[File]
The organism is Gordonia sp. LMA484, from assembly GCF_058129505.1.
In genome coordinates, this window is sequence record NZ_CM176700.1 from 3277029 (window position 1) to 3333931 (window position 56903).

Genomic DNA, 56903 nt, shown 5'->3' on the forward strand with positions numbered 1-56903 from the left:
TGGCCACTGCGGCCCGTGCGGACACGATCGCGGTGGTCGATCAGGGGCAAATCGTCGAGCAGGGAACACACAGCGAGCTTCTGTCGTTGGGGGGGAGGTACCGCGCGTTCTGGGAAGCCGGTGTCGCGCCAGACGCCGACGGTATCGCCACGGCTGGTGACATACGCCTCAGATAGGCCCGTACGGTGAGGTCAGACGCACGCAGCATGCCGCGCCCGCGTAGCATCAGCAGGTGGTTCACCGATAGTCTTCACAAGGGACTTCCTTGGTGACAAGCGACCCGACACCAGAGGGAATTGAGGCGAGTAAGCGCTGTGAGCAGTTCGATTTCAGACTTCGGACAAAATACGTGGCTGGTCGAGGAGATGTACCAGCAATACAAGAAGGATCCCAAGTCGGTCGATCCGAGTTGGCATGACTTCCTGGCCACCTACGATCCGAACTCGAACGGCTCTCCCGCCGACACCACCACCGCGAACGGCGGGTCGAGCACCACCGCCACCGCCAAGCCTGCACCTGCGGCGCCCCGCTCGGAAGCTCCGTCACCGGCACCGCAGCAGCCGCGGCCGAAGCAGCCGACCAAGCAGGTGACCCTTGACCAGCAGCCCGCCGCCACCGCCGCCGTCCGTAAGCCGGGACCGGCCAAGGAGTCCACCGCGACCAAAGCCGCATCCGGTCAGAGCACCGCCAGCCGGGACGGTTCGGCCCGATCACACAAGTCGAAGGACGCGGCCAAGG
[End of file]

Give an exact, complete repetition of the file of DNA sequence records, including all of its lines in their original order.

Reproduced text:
The organism is Gordonia sp. LMA484, from assembly GCF_058129505.1.
In genome coordinates, this window is sequence record NZ_CM176700.1 from 3277029 (window position 1) to 3333931 (window position 56903).

Genomic DNA, 56903 nt, shown 5'->3' on the forward strand with positions numbered 1-56903 from the left:
TGGCCACTGCGGCCCGTGCGGACACGATCGCGGTGGTCGATCAGGGGCAAATCGTCGAGCAGGGAACACACAGCGAGCTTCTGTCGTTGGGGGGGAGGTACCGCGCGTTCTGGGAAGCCGGTGTCGCGCCAGACGCCGACGGTATCGCCACGGCTGGTGACATACGCCTCAGATAGGCCCGTACGGTGAGGTCAGACGCACGCAGCATGCCGCGCCCGCGTAGCATCAGCAGGTGGTTCACCGATAGTCTTCACAAGGGACTTCCTTGGTGACAAGCGACCCGACACCAGAGGGAATTGAGGCGAGTAAGCGCTGTGAGCAGTTCGATTTCAGACTTCGGACAAAATACGTGGCTGGTCGAGGAGATGTACCAGCAATACAAGAAGGATCCCAAGTCGGTCGATCCGAGTTGGCATGACTTCCTGGCCACCTACGATCCGAACTCGAACGGCTCTCCCGCCGACACCACCACCGCGAACGGCGGGTCGAGCACCACCGCCACCGCCAAGCCTGCACCTGCGGCGCCCCGCTCGGAAGCTCCGTCACCGGCACCGCAGCAGCCGCGGCCGAAGCAGCCGACCAAGCAGGTGACCCTTGACCAGCAGCCCGCCGCCACCGCCGCCGTCCGTAAGCCGGGACCGGCCAAGGAGTCCACCGCGACCAAAGCCGCATCCGGTCAGAGCACCGCCAGCCGGGACGGTTCGGCCCGATCACACAAGTCGAAGGACGCGGCCAAGG